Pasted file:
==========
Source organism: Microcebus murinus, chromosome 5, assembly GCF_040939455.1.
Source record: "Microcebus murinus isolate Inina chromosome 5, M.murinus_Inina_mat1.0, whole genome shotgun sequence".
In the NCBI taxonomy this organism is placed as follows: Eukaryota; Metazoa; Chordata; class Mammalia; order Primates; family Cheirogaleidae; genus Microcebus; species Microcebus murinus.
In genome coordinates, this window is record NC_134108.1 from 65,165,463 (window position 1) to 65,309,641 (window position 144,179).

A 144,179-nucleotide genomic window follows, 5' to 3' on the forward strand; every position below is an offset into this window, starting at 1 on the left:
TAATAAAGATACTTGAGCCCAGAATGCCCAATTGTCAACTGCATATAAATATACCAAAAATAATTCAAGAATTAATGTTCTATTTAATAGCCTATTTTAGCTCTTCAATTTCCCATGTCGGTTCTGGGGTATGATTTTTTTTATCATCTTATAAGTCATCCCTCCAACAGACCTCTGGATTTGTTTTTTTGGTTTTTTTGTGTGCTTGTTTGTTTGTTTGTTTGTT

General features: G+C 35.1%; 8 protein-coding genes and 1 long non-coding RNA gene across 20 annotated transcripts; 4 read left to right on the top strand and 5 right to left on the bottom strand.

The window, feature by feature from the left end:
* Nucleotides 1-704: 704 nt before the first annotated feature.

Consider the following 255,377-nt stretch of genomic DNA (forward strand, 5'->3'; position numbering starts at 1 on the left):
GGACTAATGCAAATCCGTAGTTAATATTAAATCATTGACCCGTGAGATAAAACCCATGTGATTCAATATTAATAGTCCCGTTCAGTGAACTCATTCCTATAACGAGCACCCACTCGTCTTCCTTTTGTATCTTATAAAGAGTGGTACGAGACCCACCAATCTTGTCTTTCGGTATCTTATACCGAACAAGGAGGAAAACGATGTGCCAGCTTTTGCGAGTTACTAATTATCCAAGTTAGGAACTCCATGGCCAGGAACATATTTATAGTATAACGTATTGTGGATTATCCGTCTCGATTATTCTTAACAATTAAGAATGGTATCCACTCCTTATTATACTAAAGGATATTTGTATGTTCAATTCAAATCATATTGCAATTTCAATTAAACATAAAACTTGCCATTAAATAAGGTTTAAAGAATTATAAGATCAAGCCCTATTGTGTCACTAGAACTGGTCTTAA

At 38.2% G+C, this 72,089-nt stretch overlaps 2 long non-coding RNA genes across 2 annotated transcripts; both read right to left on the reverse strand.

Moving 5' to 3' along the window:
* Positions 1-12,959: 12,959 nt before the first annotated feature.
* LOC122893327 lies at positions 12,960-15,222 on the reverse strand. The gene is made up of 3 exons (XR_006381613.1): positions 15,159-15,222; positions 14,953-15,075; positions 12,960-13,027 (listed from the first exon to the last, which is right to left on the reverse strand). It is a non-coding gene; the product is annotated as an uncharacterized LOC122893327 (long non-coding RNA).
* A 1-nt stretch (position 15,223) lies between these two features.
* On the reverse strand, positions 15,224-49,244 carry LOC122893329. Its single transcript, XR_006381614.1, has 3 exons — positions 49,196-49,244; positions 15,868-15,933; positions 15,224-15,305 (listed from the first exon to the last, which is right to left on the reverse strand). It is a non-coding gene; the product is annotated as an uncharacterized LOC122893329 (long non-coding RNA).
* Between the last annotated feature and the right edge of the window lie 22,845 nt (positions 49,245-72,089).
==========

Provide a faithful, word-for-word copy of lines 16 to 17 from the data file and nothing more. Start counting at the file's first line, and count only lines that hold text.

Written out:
* A 1-nt stretch (position 15,223) lies between these two features.
* On the reverse strand, positions 15,224-49,244 carry LOC122893329. Its single transcript, XR_006381614.1, has 3 exons — positions 49,196-49,244; positions 15,868-15,933; positions 15,224-15,305 (listed from the first exon to the last, which is right to left on the reverse strand). It is a non-coding gene; the product is annotated as an uncharacterized LOC122893329 (long non-coding RNA).